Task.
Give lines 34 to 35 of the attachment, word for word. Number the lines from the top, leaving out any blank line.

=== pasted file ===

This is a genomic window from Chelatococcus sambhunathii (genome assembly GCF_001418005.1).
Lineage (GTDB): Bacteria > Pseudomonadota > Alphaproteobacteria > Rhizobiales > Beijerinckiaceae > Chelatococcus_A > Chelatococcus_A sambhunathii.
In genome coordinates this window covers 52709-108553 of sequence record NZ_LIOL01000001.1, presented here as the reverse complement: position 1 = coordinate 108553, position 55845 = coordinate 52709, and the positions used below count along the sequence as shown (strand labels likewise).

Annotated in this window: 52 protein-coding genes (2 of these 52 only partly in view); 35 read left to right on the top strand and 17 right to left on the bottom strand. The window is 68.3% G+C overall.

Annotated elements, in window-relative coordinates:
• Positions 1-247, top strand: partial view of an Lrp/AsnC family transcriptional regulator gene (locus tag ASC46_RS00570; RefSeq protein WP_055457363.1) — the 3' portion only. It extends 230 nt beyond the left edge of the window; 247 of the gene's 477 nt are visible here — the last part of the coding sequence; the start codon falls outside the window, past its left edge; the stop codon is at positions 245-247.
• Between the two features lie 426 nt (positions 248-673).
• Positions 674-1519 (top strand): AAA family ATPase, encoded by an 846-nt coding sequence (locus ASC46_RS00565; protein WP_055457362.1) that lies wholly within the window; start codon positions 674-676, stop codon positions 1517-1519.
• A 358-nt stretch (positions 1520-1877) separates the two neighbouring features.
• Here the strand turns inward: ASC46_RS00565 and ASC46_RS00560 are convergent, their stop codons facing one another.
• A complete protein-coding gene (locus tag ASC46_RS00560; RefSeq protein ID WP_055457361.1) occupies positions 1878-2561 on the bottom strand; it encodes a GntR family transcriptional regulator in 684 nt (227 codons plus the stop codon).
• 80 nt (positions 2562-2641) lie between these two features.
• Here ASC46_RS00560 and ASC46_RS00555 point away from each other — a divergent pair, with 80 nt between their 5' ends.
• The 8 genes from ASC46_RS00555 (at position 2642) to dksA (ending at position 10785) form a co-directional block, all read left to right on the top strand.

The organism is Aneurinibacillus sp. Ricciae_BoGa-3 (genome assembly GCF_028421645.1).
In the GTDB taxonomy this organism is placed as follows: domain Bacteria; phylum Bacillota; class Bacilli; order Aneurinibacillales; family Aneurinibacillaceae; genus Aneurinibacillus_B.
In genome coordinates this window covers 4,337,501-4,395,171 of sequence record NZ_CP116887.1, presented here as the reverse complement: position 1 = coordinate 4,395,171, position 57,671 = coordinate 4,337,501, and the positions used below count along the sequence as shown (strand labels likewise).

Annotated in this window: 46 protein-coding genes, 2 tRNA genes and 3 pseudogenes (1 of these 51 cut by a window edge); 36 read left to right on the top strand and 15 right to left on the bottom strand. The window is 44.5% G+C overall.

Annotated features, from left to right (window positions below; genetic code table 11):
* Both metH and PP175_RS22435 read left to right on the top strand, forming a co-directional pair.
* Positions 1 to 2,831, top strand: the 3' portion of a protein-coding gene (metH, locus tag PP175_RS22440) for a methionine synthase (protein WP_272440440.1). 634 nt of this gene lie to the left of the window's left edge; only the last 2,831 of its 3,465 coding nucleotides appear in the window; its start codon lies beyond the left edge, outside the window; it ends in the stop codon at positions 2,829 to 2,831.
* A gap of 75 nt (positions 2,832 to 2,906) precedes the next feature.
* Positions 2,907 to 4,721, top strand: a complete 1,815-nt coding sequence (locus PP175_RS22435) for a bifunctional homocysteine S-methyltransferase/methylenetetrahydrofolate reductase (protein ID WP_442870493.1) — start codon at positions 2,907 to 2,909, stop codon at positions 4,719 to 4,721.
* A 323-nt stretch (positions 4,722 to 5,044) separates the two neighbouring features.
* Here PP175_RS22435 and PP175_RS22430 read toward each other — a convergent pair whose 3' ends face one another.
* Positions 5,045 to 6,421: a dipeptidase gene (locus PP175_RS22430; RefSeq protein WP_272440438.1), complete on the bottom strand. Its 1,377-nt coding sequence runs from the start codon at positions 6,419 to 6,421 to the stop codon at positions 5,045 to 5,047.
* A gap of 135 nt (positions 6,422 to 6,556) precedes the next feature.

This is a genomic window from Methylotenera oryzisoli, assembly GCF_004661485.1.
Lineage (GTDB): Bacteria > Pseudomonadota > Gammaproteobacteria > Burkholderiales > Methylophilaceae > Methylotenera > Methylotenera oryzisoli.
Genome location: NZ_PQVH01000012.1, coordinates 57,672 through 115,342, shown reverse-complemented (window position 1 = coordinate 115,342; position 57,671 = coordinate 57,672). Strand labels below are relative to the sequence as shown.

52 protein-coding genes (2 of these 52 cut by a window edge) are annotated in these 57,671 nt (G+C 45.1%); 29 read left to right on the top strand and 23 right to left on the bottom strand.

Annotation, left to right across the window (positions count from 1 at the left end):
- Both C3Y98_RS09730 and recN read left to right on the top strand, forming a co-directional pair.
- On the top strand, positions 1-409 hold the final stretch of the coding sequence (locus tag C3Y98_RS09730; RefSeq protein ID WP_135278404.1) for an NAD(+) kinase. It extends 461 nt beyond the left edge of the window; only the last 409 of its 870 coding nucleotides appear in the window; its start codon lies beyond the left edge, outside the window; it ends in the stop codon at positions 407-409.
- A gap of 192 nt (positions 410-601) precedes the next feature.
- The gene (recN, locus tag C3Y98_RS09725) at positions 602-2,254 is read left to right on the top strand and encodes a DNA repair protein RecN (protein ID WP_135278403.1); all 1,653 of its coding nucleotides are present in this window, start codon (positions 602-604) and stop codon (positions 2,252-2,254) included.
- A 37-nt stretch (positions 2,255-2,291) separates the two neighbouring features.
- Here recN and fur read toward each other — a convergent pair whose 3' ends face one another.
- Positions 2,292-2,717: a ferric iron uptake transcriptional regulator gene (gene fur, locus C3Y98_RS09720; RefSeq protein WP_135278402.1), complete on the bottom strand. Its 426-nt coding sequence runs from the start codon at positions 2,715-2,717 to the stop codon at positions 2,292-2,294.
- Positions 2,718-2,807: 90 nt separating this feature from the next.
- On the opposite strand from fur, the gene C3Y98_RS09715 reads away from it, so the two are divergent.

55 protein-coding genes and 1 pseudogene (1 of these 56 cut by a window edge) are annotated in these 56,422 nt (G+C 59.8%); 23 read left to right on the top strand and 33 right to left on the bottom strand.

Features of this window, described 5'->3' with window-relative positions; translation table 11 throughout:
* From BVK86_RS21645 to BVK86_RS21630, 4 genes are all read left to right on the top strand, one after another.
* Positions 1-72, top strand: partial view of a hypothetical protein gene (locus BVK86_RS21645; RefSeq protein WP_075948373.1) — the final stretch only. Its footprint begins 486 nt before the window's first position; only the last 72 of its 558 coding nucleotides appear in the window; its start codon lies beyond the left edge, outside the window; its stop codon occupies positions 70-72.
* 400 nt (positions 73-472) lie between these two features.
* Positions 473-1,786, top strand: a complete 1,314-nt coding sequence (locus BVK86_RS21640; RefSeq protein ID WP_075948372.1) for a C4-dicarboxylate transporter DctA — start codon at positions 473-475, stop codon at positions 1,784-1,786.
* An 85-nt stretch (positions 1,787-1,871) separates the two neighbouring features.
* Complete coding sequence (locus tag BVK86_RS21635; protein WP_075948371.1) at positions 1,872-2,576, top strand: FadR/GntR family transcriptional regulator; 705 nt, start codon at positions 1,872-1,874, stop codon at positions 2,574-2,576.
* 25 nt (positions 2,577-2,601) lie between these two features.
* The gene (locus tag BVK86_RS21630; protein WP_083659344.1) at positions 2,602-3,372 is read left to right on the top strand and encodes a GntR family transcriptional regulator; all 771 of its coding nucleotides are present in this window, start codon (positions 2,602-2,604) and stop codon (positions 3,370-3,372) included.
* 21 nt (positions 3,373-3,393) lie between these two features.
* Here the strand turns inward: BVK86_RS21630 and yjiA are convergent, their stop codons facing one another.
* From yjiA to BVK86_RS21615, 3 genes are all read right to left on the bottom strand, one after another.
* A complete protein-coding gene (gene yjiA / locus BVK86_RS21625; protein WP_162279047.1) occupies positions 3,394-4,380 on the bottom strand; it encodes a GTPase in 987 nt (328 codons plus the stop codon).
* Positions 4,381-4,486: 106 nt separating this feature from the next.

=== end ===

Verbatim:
- On the top strand, positions 1-409 hold the final stretch of the coding sequence (locus tag C3Y98_RS09730; RefSeq protein ID WP_135278404.1) for an NAD(+) kinase. It extends 461 nt beyond the left edge of the window; only the last 409 of its 870 coding nucleotides appear in the window; its start codon lies beyond the left edge, outside the window; it ends in the stop codon at positions 407-409.
- A gap of 192 nt (positions 410-601) precedes the next feature.